Writing Success: How to Avoid It

Writing Success: How to Avoid It

Writing success: every writer wants it, but some actively avoid it. I work with writers every day, and here’s how the avoidance scenario plays out. A writer tells me about a new project. He’s excited. I’m excited too. We discuss it, then the writer gets to work.

A couple of weeks, or a month later, I ask the writer about the project, and he’s “thinking” about it. Uh oh. We talk about the one big secret of writing — writing, not thinking — and the writer’s enthusiastic again.

Time passes. The writer contacts me to ask me about something else. I resist the temptation to bang my forehead against my desk. No, I don’t yell at him: What about PROJECT X? I know what happened. Project X is dead, dead, dead.

If you don’t create it, it won’t succeed.

No one is guaranteed success, but you can actively avoid success if you lose heart and inspiration and don’t create.

From Beck Gives Us A Lesson In The Arc Of Content Marketing in Forbes:

Beck took a chance with the content. He didn’t focus group it. He just released it and waited to see what happened. His “research” was the world’s actual reaction. We could all stand to be this bold with our content marketing.

If the idea is great, it will be discovered.

No one can guarantee your success. Before Amazon launched the Kindle, authors got used to rejections. It wasn’t uncommon for an author to write ten books, and have each one rejected… until one was accepted. Then, over time, all her rejected books were published.

Time is always a writer’s best friend, as long as you keep writing.

These days, no author needs to fear rejection. You write a book, self publish it, and keep writing. You don’t know what will happen; you don’t need to know. That book may never be successful. It may never sell more than a few copies. But if you keep writing, you increase your chances of success.

Writing success: if your writing doesn’t succeed, keep writing.

Writers get fixated on projects. A project becomes all-important. So important, that to avoid failure, they let the project die.

Why not do as Beck did? Publish. See what happens. If you keep writing, you won’t obsess. Some years ago I had a multi-book contract with a publisher. One day I was lunching with my editor, who was worried about another book coming out on a similar topic to the one I was working on. I shrugged and said: “it’s just a book.”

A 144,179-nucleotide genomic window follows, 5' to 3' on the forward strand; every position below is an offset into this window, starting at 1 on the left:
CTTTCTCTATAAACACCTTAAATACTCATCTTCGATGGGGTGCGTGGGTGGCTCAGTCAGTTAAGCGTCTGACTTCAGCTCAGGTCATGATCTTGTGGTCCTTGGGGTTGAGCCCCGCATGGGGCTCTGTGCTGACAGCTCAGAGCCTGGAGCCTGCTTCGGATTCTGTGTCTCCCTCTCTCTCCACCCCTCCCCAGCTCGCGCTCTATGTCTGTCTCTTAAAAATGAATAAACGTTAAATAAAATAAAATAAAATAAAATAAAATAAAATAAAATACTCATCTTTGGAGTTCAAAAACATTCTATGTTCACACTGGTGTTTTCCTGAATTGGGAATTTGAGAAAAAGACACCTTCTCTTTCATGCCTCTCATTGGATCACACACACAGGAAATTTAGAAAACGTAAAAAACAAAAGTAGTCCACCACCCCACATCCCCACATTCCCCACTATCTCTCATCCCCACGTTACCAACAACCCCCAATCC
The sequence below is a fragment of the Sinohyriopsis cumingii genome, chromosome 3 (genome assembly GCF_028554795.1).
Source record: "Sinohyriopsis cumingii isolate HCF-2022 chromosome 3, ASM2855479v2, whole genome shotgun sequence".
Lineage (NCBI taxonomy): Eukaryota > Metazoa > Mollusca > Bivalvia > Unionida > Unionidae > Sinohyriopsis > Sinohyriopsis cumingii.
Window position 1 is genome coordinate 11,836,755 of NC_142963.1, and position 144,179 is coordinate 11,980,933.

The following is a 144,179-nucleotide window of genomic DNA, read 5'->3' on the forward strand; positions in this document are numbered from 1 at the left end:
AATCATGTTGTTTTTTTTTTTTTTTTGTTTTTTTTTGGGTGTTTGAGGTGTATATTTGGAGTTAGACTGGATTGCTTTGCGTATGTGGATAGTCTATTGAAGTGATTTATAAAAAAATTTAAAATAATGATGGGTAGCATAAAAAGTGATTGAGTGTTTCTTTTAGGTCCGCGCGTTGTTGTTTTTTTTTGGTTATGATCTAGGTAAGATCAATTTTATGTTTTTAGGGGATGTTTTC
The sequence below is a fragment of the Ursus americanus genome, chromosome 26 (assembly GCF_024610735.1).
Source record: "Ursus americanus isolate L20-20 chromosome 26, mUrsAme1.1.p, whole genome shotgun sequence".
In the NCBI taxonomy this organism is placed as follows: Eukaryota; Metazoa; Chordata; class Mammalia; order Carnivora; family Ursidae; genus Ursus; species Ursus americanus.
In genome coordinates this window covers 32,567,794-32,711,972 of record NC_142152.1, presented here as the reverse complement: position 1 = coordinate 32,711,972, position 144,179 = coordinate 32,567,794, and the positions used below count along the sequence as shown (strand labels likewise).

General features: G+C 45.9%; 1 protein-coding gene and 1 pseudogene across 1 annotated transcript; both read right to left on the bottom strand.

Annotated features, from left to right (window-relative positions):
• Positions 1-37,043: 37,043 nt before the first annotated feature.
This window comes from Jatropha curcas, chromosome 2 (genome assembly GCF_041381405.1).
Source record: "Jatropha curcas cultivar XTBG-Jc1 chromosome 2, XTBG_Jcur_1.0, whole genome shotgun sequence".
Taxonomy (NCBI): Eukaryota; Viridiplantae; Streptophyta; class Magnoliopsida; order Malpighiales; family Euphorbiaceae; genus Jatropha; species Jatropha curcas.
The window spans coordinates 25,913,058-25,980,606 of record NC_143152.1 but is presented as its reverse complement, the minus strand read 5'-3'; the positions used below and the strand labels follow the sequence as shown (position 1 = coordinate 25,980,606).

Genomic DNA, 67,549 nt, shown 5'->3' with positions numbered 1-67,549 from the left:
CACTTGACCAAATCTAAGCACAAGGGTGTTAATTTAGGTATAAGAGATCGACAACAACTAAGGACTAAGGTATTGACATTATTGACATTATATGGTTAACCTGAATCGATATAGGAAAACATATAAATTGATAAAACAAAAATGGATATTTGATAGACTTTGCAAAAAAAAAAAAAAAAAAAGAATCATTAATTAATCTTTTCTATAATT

My book came out, and sold well for a few years. I didn’t pay much attention, because I was working on other books.

Are you avoiding writing success by not finishing projects? Ask yourself this question…

What will happen if you succeed?

Your life won’t change with success. You’ll still write every day. If you focus on the process — writing — rather than success or failure, you’ll increase your chances of success. So keep writing. :-)

If you’re avoiding writing success, check out the Easy Write Process.

, and on Twitter: @angee.

You can find Angela on Pinterest, and on YouTube, too.

When Your Goals Scare You: Get Clear and Write

When Your Goals Scare You: Get Clear and Write

Do your goals scare you? It might be because they’re not clear enough. For example, a writer we’ll call Leonie signed up for coaching. Her goal was “to write a book.”

Writing a book’s a fair enough goal, but after Leonie completed her initial questionnaire, which we send out to all personal coaching students, and we chatted, she discovered that she wanted to write this: a memoir of her arranged marriage.

When I heard “arranged marriage”, I thought whoa! Although it’s common enough in parts of the world, it’s not common in the western, developed world. I was thrilled to help Leonie with this project. She’s almost completed a first draft. It’s good. I suggested that Leone not only self-publish, and but also look for a literary agent. She’s well on the way to achieving her initial goal, because she took the time to get clear on what she really wanted.

Get Clear: Listen to Yourself.

We’ve got several coaching questionnaires we send out. They’re all short, with eight or fewer questions. A student can opt to answer as many questions as he wants – the questionnaires are for us, but most of all, they’re for the student. They help him to get clear on what he wants from his coaching.

Consider your goals. Why not create your own questionnaire, so that you can get clear on them? Tackle one goal at a time. You may well find that once you’ve answered a few of your own questions, your goal changes. It becomes more clear, and isn’t scary any more.

Are You Excited?

quote: fear or excitement?